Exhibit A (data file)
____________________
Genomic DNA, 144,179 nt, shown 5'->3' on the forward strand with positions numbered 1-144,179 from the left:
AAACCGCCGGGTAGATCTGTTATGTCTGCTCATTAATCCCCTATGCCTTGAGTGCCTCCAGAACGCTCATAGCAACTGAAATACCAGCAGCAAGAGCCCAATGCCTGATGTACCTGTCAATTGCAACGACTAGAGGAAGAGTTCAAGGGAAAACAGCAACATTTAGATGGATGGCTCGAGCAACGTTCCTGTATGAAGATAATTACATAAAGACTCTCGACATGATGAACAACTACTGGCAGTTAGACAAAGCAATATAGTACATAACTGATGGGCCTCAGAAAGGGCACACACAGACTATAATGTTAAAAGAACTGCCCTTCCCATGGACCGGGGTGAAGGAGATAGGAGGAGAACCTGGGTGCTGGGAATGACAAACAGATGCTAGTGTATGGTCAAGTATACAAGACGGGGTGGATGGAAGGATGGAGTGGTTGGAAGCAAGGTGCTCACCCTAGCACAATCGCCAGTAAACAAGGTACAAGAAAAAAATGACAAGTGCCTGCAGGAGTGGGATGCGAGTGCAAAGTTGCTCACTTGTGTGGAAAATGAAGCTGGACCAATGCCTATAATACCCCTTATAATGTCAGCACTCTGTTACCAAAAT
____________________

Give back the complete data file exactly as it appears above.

Genomic DNA, 144,179 nt, shown 5'->3' on the forward strand with positions numbered 1-144,179 from the left:
AAACCGCCGGGTAGATCTGTTATGTCTGCTCATTAATCCCCTATGCCTTGAGTGCCTCCAGAACGCTCATAGCAACTGAAATACCAGCAGCAAGAGCCCAATGCCTGATGTACCTGTCAATTGCAACGACTAGAGGAAGAGTTCAAGGGAAAACAGCAACATTTAGATGGATGGCTCGAGCAACGTTCCTGTATGAAGATAATTACATAAAGACTCTCGACATGATGAACAACTACTGGCAGTTAGACAAAGCAATATAGTACATAACTGATGGGCCTCAGAAAGGGCACACACAGACTATAATGTTAAAAGAACTGCCCTTCCCATGGACCGGGGTGAAGGAGATAGGAGGAGAACCTGGGTGCTGGGAATGACAAACAGATGCTAGTGTATGGTCAAGTATACAAGACGGGGTGGATGGAAGGATGGAGTGGTTGGAAGCAAGGTGCTCACCCTAGCACAATCGCCAGTAAACAAGGTACAAGAAAAAAATGACAAGTGCCTGCAGGAGTGGGATGCGAGTGCAAAGTTGCTCACTTGTGTGGAAAATGAAGCTGGACCAATGCCTATAATACCCCTTATAATGTCAGCACTCTGTTACCAAAAT